The Coral Gables office is in the wrong place. The city is 95 percent Hispanic, including rich former dictators and politicians from South America. These folks travel, but mostly to Spain and other Hispanic locales. Move that office over to Miami Beach, where millions of tourists and local people traffic all over, or close it.
I also feel the need to comment on the trips and money wasted by former governors and commissioners on trips to Hong Kong, Tawain, Japan and wherever else their expensive joyrides took them. We are still waiting to see the investment and tourism business that was to result.
As to your headline question: Are the mainland Tourism offices productive or pork barrels? Today, they are mostly pork barrels..
David A. Puritz
Florida

Print Friendly, PDF & Email
Keeping our community informed is our top priority.
If you have a news tip to share, please call or text us at 340-228-8784.




Support local + independent journalism in the U.S. Virgin Islands

Unlike many news organizations, we haven't put up a paywall – we want to keep our journalism as accessible as we can. Our independent journalism costs time, money and hard work to keep you informed, but we do it because we believe that it matters. We know that informed communities are empowered ones. If you appreciate our reporting and want to help make our future more secure, please consider donating.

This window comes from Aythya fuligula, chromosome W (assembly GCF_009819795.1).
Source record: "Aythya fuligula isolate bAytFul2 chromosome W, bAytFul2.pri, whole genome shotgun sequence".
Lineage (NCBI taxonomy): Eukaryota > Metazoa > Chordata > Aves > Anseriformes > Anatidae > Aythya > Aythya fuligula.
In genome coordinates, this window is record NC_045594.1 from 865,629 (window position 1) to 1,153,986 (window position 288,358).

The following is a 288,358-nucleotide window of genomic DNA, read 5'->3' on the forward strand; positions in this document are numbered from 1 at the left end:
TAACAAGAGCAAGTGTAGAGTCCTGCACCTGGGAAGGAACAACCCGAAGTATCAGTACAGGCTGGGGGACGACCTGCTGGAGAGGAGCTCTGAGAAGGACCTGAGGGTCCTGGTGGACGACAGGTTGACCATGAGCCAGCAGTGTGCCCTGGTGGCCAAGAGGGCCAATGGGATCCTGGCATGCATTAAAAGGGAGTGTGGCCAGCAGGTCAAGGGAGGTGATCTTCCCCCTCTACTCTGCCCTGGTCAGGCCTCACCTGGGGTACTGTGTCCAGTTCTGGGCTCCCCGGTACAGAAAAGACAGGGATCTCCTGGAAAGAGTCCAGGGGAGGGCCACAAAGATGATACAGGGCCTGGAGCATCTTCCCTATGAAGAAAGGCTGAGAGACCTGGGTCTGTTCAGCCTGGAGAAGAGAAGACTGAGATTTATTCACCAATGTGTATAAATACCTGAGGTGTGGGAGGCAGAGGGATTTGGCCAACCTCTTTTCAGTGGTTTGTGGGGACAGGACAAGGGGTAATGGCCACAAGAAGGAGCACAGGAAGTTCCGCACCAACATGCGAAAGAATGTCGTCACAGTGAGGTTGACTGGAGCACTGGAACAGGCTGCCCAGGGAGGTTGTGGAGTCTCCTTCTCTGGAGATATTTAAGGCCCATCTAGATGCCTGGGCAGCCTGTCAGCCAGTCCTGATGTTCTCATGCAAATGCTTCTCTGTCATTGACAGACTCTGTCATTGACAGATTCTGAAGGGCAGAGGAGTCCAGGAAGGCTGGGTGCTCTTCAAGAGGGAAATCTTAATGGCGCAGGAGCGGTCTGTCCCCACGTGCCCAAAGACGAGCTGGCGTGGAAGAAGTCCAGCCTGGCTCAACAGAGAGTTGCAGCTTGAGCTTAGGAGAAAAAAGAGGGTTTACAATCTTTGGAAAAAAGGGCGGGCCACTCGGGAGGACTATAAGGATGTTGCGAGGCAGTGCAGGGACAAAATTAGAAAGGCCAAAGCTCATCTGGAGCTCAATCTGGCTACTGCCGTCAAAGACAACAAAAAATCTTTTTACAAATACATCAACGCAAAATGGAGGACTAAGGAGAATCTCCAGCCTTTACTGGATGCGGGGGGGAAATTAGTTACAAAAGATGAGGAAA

STAY CONNECTED

20,771FansLike
4,756FollowersFollow

FROM FACEBOOK

Comments Box SVG iconsUsed for the like, share, comment, and reaction icons
Load more
Dear Source,
As a former senator from St Thomas and longtime businessman there, I feel I need to comment on the subject of the offshore Tourism offices.
I worked with [Commissioner-designate Rafael] Jackson for a year in New York under then-Commerce Commissioner Amadeo Frances setting up the Industrial Development Commission mainland office, and I need to tell you that now the Virgin Islands has one very, very fine tourism expert in Commissioner Jackson. He is the very best. The saddest thing about the mainland and foreign offices is they were never set up properly or funded at all, other than salaries.